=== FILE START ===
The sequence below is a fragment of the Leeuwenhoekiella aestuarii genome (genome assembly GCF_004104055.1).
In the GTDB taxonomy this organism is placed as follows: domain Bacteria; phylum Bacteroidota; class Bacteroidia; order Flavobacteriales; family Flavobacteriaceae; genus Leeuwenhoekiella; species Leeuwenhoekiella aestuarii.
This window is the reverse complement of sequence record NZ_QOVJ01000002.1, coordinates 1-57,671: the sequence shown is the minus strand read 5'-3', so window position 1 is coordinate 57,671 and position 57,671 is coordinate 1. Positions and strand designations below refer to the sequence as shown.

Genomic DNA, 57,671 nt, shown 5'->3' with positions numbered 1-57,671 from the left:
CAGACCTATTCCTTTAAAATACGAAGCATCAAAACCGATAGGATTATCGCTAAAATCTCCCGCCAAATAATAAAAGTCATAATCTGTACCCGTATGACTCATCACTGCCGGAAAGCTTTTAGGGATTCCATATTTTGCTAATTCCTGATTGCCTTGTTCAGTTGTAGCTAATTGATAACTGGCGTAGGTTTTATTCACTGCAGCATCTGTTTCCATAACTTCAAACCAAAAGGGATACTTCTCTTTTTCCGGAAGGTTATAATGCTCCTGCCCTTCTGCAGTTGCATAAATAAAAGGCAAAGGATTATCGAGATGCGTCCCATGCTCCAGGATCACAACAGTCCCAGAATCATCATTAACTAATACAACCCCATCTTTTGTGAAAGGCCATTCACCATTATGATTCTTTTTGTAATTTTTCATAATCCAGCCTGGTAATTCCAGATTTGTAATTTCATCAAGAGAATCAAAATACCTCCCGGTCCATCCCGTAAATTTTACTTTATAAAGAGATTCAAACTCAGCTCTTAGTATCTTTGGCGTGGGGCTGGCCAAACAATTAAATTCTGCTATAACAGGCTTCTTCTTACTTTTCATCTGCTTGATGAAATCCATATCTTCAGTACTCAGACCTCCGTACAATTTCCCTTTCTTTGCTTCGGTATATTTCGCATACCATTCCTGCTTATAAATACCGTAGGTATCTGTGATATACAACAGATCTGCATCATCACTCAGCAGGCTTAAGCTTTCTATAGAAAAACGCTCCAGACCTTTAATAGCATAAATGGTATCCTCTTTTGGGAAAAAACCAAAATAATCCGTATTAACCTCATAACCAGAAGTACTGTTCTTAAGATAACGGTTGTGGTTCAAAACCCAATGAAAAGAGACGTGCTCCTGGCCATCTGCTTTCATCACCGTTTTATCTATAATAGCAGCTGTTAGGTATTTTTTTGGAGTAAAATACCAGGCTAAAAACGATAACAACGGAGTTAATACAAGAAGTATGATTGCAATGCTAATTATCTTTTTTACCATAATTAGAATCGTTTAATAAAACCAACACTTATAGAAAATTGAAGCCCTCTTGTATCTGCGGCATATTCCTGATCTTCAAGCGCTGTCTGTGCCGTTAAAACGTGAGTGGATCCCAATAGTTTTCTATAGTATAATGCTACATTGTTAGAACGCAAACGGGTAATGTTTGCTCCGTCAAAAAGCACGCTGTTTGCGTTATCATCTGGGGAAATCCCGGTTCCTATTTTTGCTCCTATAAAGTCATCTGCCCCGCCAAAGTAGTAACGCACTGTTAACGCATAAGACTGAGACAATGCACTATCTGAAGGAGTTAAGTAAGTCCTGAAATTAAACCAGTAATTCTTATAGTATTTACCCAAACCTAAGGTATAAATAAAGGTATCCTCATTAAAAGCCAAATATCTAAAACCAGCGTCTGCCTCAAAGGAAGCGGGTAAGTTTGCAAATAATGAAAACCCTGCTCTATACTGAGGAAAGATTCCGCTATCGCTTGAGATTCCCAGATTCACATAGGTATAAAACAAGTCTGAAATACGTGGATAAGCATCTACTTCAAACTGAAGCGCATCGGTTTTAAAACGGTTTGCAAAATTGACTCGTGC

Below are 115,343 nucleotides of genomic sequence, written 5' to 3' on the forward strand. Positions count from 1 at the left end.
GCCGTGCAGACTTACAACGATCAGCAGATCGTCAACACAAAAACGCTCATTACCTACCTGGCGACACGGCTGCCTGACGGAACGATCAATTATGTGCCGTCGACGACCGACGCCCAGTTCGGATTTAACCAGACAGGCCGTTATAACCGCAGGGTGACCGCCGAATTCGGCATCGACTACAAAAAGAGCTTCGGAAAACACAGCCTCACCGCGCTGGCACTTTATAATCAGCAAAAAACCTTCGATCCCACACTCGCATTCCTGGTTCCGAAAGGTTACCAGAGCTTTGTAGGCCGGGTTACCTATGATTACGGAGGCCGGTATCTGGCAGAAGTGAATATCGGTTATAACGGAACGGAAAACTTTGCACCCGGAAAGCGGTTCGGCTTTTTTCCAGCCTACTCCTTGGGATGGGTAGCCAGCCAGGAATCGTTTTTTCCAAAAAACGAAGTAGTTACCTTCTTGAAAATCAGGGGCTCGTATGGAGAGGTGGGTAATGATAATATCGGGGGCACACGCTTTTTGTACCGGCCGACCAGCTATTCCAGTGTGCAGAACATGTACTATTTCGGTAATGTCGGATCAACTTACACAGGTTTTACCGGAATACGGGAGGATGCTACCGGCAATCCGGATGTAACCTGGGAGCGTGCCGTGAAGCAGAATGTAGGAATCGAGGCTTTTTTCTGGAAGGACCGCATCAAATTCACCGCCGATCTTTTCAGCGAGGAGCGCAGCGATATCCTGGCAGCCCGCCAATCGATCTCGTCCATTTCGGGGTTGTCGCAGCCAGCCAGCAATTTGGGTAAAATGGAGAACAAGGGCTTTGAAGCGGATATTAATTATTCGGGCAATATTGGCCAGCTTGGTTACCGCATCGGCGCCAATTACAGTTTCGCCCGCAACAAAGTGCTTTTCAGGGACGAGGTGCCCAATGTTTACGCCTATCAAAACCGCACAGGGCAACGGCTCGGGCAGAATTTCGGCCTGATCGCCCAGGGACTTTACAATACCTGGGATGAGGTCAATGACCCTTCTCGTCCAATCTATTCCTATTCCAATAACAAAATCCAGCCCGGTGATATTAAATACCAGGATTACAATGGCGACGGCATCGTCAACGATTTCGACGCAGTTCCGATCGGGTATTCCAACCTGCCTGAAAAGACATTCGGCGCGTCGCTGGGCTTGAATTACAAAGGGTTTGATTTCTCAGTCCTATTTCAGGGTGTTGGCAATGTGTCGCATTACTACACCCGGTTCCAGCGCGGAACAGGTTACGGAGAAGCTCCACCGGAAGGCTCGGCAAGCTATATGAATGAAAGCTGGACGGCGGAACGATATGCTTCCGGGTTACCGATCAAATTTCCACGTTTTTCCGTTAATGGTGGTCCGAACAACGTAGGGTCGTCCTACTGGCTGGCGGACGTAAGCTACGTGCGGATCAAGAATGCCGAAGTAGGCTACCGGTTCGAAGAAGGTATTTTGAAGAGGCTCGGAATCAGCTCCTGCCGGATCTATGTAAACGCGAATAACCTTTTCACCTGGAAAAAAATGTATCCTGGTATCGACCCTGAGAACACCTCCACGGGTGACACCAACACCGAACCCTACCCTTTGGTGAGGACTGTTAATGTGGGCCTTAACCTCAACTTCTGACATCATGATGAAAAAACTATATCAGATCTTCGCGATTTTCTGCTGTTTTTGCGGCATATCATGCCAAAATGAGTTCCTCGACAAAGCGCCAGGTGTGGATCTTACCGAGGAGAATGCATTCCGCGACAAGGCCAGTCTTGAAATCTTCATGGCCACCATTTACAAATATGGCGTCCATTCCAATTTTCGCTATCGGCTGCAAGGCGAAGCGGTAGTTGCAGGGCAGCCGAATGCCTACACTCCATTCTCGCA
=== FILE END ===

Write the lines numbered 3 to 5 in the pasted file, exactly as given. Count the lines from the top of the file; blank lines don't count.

This window is the reverse complement of sequence record NZ_QOVJ01000002.1, coordinates 1-57,671: the sequence shown is the minus strand read 5'-3', so window position 1 is coordinate 57,671 and position 57,671 is coordinate 1. Positions and strand designations below refer to the sequence as shown.

Genomic DNA, 57,671 nt, shown 5'->3' with positions numbered 1-57,671 from the left:
CAGACCTATTCCTTTAAAATACGAAGCATCAAAACCGATAGGATTATCGCTAAAATCTCCCGCCAAATAATAAAAGTCATAATCTGTACCCGTATGACTCATCACTGCCGGAAAGCTTTTAGGGATTCCATATTTTGCTAATTCCTGATTGCCTTGTTCAGTTGTAGCTAATTGATAACTGGCGTAGGTTTTATTCACTGCAGCATCTGTTTCCATAACTTCAAACCAAAAGGGATACTTCTCTTTTTCCGGAAGGTTATAATGCTCCTGCCCTTCTGCAGTTGCATAAATAAAAGGCAAAGGATTATCGAGATGCGTCCCATGCTCCAGGATCACAACAGTCCCAGAATCATCATTAACTAATACAACCCCATCTTTTGTGAAAGGCCATTCACCATTATGATTCTTTTTGTAATTTTTCATAATCCAGCCTGGTAATTCCAGATTTGTAATTTCATCAAGAGAATCAAAATACCTCCCGGTCCATCCCGTAAATTTTACTTTATAAAGAGATTCAAACTCAGCTCTTAGTATCTTTGGCGTGGGGCTGGCCAAACAATTAAATTCTGCTATAACAGGCTTCTTCTTACTTTTCATCTGCTTGATGAAATCCATATCTTCAGTACTCAGACCTCCGTACAATTTCCCTTTCTTTGCTTCGGTATATTTCGCATACCATTCCTGCTTATAAATACCGTAGGTATCTGTGATATACAACAGATCTGCATCATCACTCAGCAGGCTTAAGCTTTCTATAGAAAAACGCTCCAGACCTTTAATAGCATAAATGGTATCCTCTTTTGGGAAAAAACCAAAATAATCCGTATTAACCTCATAACCAGAAGTACTGTTCTTAAGATAACGGTTGTGGTTCAAAACCCAATGAAAAGAGACGTGCTCCTGGCCATCTGCTTTCATCACCGTTTTATCTATAATAGCAGCTGTTAGGTATTTTTTTGGAGTAAAATACCAGGCTAAAAACGATAACAACGGAGTTAATACAAGAAGTATGATTGCAATGCTAATTATCTTTTTTACCATAATTAGAATCGTTTAATAAAACCAACACTTATAGAAAATTGAAGCCCTCTTGTATCTGCGGCATATTCCTGATCTTCAAGCGCTGTCTGTGCCGTTAAAACGTGAGTGGATCCCAATAGTTTTCTATAGTATAATGCTACATTGTTAGAACGCAAACGGGTAATGTTTGCTCCGTCAAAAAGCACGCTGTTTGCGTTATCATCTGGGGAAATCCCGGTTCCTATTTTTGCTCCTATAAAGTCATCTGCCCCGCCAAAGTAGTAACGCACTGTTAACGCATAAGACTGAGACAATGCACTATCTGAAGGAGTTAAGTAAGTCCTGAAATTAAACCAGTAATTCTTATAGTATTTACCCAAACCTAAGGTATAAATAAAGGTATCCTCATTAAAAGCCAAATATCTAAAACCAGCGTCTGCCTCAAAGGAAGCGGGTAAGTTTGCAAATAATGAAAACCCTGCTCTATACTGAGGAAAGATTCCGCTATCGCTTGAGATTCCCAGATTCACATAGGTATAAAACAAGTCTGAAATACGTGGATAAGCATCTACTTCAAACTGAAGCGCATCGGTTTTAAAACGGTTTGCAAAATTGACTCGTGC